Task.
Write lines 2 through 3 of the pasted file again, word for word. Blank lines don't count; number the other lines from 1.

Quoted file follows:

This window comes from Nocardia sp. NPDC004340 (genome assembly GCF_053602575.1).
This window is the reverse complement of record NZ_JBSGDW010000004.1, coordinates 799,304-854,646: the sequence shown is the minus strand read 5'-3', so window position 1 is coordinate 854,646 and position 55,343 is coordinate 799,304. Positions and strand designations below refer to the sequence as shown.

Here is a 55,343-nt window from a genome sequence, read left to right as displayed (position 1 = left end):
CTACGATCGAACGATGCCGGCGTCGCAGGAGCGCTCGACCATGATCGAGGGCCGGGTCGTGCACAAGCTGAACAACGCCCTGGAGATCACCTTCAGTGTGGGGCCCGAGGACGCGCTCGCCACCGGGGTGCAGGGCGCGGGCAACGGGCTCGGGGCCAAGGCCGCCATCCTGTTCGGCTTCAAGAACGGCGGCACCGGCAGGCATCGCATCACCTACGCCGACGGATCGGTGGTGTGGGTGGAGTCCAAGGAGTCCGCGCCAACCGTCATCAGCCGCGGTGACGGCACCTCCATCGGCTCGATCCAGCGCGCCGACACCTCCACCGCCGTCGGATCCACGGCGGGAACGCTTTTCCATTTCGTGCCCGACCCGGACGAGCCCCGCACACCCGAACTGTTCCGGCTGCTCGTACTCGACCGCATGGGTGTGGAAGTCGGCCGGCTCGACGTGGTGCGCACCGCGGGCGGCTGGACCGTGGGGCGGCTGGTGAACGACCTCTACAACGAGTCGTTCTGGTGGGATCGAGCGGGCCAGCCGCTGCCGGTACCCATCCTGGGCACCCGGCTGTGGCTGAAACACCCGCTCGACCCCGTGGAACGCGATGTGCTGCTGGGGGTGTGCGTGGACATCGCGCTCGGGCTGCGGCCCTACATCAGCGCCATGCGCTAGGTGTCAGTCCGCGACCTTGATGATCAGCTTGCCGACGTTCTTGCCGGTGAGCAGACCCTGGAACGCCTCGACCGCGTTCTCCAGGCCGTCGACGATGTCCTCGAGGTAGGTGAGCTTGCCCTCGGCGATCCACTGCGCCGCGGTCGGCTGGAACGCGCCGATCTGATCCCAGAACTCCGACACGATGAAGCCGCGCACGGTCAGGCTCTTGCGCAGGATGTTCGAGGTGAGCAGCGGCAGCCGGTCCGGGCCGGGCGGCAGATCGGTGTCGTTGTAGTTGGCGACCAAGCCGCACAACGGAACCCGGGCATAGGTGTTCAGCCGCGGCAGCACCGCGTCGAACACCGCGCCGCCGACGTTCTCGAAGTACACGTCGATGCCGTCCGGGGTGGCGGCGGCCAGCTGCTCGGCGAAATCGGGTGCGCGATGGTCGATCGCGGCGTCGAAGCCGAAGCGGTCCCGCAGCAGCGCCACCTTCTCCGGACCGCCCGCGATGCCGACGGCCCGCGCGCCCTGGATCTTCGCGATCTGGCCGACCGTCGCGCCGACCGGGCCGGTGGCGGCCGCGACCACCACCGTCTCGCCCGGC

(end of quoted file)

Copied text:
This window is the reverse complement of record NZ_JBSGDW010000004.1, coordinates 799,304-854,646: the sequence shown is the minus strand read 5'-3', so window position 1 is coordinate 854,646 and position 55,343 is coordinate 799,304. Positions and strand designations below refer to the sequence as shown.

Here is a 55,343-nt window from a genome sequence, read left to right as displayed (position 1 = left end):